7.5 am

Mr. Clive Soley (Hammersmith)

I wish to begin this very brief intervention by saying what a pleasure it is to see you, Madam Deputy Speaker, in the Chair.

I congratulate my hon. Friend the Member for Makerfield (Mr. McCartney) on his speech. He covered a technical area very competently. He was, perhaps, a little optimistic when he hoped for a chink of light. Even at this time of the morning, that is a bit much. However, when he then said that he hoped for a satisfactory explanation from the Minister, that really was raging optimism.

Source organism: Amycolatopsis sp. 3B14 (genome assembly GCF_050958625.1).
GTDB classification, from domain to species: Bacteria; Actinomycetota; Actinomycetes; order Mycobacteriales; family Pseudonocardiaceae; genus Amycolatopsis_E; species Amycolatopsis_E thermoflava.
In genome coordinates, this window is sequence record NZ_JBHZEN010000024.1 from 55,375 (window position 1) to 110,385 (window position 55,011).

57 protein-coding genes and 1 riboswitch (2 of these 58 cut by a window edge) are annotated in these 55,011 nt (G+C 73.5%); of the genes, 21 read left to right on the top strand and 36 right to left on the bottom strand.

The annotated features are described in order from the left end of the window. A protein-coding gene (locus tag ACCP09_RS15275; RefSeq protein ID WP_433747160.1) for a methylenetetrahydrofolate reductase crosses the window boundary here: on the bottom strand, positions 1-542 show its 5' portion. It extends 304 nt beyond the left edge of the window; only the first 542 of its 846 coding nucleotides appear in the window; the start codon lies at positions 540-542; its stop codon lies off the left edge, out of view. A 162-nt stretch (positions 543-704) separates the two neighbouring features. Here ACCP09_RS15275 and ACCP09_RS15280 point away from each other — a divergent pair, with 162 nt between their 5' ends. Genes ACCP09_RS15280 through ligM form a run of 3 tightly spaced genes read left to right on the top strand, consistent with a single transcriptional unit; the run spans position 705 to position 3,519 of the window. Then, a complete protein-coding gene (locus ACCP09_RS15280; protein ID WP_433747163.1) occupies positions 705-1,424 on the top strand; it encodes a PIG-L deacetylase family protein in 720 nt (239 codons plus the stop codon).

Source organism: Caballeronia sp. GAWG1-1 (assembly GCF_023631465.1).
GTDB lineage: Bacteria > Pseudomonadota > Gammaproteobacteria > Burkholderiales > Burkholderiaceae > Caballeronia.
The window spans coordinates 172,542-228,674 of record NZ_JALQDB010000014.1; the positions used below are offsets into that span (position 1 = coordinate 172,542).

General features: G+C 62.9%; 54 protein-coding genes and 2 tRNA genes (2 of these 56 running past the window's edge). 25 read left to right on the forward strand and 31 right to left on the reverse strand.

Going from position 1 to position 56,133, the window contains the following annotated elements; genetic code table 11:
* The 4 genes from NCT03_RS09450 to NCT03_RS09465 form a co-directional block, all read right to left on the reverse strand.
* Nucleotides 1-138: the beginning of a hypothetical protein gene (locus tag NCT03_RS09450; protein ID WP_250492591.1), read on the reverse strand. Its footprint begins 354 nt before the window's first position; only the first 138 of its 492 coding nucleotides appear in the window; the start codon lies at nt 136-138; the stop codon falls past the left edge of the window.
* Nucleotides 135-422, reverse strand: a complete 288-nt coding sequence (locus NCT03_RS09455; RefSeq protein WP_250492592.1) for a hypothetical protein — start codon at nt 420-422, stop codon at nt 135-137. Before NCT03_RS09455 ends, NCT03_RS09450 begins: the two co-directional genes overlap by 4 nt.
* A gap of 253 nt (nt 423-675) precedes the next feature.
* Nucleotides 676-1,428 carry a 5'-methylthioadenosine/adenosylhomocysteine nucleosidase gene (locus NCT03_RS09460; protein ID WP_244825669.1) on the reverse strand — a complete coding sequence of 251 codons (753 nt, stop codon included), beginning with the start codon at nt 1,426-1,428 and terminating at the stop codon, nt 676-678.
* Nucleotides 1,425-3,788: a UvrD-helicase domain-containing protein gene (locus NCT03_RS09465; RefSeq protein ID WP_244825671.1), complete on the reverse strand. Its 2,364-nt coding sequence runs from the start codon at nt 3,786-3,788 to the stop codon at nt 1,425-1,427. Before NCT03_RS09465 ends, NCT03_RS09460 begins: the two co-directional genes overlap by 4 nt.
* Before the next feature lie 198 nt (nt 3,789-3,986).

I served on the abolition Bill, which, as my hon. Friend recognised, is really where all this trouble started. If the Minister were to give my hon. Friend a satisfactory explanation, he would stand at the Dispatch Box and say that that Bill was a total and utter disaster, especially in relation to the fire and civil defence services. Lord Whitelaw's own words showed that the thought it a nonsense to set up a separate authority. The Home Office never wanted it, it never liked it, it thought that it was a contradiction in terms and it recognised that it would lead to major financial problems in the administration of the services. As my hon. Friend said, organisations such as the AMA recognised in advance of the Bill that it would be nothing but bad news for the fire and civil defence services.